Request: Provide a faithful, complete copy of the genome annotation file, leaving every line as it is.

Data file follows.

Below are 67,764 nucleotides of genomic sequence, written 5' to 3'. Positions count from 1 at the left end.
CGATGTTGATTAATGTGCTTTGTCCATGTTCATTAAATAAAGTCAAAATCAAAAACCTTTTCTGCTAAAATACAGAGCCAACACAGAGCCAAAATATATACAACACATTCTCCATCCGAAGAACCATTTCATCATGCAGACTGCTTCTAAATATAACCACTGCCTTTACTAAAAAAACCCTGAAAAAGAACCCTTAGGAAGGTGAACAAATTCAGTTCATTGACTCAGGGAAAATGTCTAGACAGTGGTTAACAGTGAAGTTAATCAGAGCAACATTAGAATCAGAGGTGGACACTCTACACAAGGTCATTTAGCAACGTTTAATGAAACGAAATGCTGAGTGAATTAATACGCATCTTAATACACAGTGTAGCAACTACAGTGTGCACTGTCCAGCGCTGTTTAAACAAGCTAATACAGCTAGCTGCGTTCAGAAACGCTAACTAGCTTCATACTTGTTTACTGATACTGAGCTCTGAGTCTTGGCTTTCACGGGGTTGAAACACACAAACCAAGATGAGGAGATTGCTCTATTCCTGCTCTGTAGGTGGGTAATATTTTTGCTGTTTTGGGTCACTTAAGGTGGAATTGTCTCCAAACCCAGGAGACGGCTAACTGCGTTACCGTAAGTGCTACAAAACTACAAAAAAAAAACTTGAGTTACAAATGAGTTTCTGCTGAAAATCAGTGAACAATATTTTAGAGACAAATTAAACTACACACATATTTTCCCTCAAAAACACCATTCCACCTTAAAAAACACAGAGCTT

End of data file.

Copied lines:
Below are 67,764 nucleotides of genomic sequence, written 5' to 3'. Positions count from 1 at the left end.
CGATGTTGATTAATGTGCTTTGTCCATGTTCATTAAATAAAGTCAAAATCAAAAACCTTTTCTGCTAAAATACAGAGCCAACACAGAGCCAAAATATATACAACACATTCTCCATCCGAAGAACCATTTCATCATGCAGACTGCTTCTAAATATAACCACTGCCTTTACTAAAAAAACCCTGAAAAAGAACCCTTAGGAAGGTGAACAAATTCAGTTCATTGACTCAGGGAAAATGTCTAGACAGTGGTTAACAGTGAAGTTAATCAGAGCAACATTAGAATCAGAGGTGGACACTCTACACAAGGTCATTTAGCAACGTTTAATGAAACGAAATGCTGAGTGAATTAATACGCATCTTAATACACAGTGTAGCAACTACAGTGTGCACTGTCCAGCGCTGTTTAAACAAGCTAATACAGCTAGCTGCGTTCAGAAACGCTAACTAGCTTCATACTTGTTTACTGATACTGAGCTCTGAGTCTTGGCTTTCACGGGGTTGAAACACACAAACCAAGATGAGGAGATTGCTCTATTCCTGCTCTGTAGGTGGGTAATATTTTTGCTGTTTTGGGTCACTTAAGGTGGAATTGTCTCCAAACCCAGGAGACGGCTAACTGCGTTACCGTAAGTGCTACAAAACTACAAAAAAAAAACTTGAGTTACAAATGAGTTTCTGCTGAAAATCAGTGAACAATATTTTAGAGACAAATTAAACTACACACATATTTTCCCTCAAAAACACCATTCCACCTTAAAAAACACAGAGCTT